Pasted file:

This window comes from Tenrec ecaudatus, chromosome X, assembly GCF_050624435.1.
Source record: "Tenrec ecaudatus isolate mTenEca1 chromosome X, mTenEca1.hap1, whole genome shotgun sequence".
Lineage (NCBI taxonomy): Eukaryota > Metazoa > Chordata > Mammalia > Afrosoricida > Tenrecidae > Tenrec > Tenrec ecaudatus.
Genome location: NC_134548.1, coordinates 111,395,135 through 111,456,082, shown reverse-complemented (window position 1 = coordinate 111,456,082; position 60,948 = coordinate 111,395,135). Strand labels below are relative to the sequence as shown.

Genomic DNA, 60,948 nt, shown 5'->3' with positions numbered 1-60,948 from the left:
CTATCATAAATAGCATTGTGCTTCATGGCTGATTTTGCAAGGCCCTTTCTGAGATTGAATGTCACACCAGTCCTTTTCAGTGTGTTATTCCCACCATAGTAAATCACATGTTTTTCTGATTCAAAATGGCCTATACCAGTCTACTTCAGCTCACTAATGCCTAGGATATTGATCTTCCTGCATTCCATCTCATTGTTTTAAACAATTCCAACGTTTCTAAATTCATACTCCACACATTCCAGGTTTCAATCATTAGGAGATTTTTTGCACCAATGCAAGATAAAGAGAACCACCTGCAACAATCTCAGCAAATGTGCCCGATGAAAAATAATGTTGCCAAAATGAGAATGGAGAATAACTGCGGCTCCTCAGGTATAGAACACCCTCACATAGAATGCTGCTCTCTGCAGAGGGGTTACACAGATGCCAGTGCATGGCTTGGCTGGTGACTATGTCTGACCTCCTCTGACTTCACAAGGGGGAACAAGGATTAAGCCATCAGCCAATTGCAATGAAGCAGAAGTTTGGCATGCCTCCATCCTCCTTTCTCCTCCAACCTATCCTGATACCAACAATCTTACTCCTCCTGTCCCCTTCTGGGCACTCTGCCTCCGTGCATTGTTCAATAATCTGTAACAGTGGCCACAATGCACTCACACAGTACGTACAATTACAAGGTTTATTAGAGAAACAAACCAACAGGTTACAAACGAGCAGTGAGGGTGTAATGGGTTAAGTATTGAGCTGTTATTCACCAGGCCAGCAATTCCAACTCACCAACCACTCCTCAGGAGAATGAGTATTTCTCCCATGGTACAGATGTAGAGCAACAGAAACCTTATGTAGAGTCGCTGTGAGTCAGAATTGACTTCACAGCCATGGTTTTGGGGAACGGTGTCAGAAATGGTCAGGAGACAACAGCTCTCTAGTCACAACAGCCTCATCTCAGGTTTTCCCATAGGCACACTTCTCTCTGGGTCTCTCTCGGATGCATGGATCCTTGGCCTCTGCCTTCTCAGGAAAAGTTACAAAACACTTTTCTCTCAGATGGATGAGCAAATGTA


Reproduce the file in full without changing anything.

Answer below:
This window comes from Tenrec ecaudatus, chromosome X, assembly GCF_050624435.1.
Source record: "Tenrec ecaudatus isolate mTenEca1 chromosome X, mTenEca1.hap1, whole genome shotgun sequence".
Lineage (NCBI taxonomy): Eukaryota > Metazoa > Chordata > Mammalia > Afrosoricida > Tenrecidae > Tenrec > Tenrec ecaudatus.
Genome location: NC_134548.1, coordinates 111,395,135 through 111,456,082, shown reverse-complemented (window position 1 = coordinate 111,456,082; position 60,948 = coordinate 111,395,135). Strand labels below are relative to the sequence as shown.

Genomic DNA, 60,948 nt, shown 5'->3' with positions numbered 1-60,948 from the left:
CTATCATAAATAGCATTGTGCTTCATGGCTGATTTTGCAAGGCCCTTTCTGAGATTGAATGTCACACCAGTCCTTTTCAGTGTGTTATTCCCACCATAGTAAATCACATGTTTTTCTGATTCAAAATGGCCTATACCAGTCTACTTCAGCTCACTAATGCCTAGGATATTGATCTTCCTGCATTCCATCTCATTGTTTTAAACAATTCCAACGTTTCTAAATTCATACTCCACACATTCCAGGTTTCAATCATTAGGAGATTTTTTGCACCAATGCAAGATAAAGAGAACCACCTGCAACAATCTCAGCAAATGTGCCCGATGAAAAATAATGTTGCCAAAATGAGAATGGAGAATAACTGCGGCTCCTCAGGTATAGAACACCCTCACATAGAATGCTGCTCTCTGCAGAGGGGTTACACAGATGCCAGTGCATGGCTTGGCTGGTGACTATGTCTGACCTCCTCTGACTTCACAAGGGGGAACAAGGATTAAGCCATCAGCCAATTGCAATGAAGCAGAAGTTTGGCATGCCTCCATCCTCCTTTCTCCTCCAACCTATCCTGATACCAACAATCTTACTCCTCCTGTCCCCTTCTGGGCACTCTGCCTCCGTGCATTGTTCAATAATCTGTAACAGTGGCCACAATGCACTCACACAGTACGTACAATTACAAGGTTTATTAGAGAAACAAACCAACAGGTTACAAACGAGCAGTGAGGGTGTAATGGGTTAAGTATTGAGCTGTTATTCACCAGGCCAGCAATTCCAACTCACCAACCACTCCTCAGGAGAATGAGTATTTCTCCCATGGTACAGATGTAGAGCAACAGAAACCTTATGTAGAGTCGCTGTGAGTCAGAATTGACTTCACAGCCATGGTTTTGGGGAACGGTGTCAGAAATGGTCAGGAGACAACAGCTCTCTAGTCACAACAGCCTCATCTCAGGTTTTCCCATAGGCACACTTCTCTCTGGGTCTCTCTCGGATGCATGGATCCTTGGCCTCTGCCTTCTCAGGAAAAGTTACAAAACACTTTTCTCTCAGATGGATGAGCAAATGTA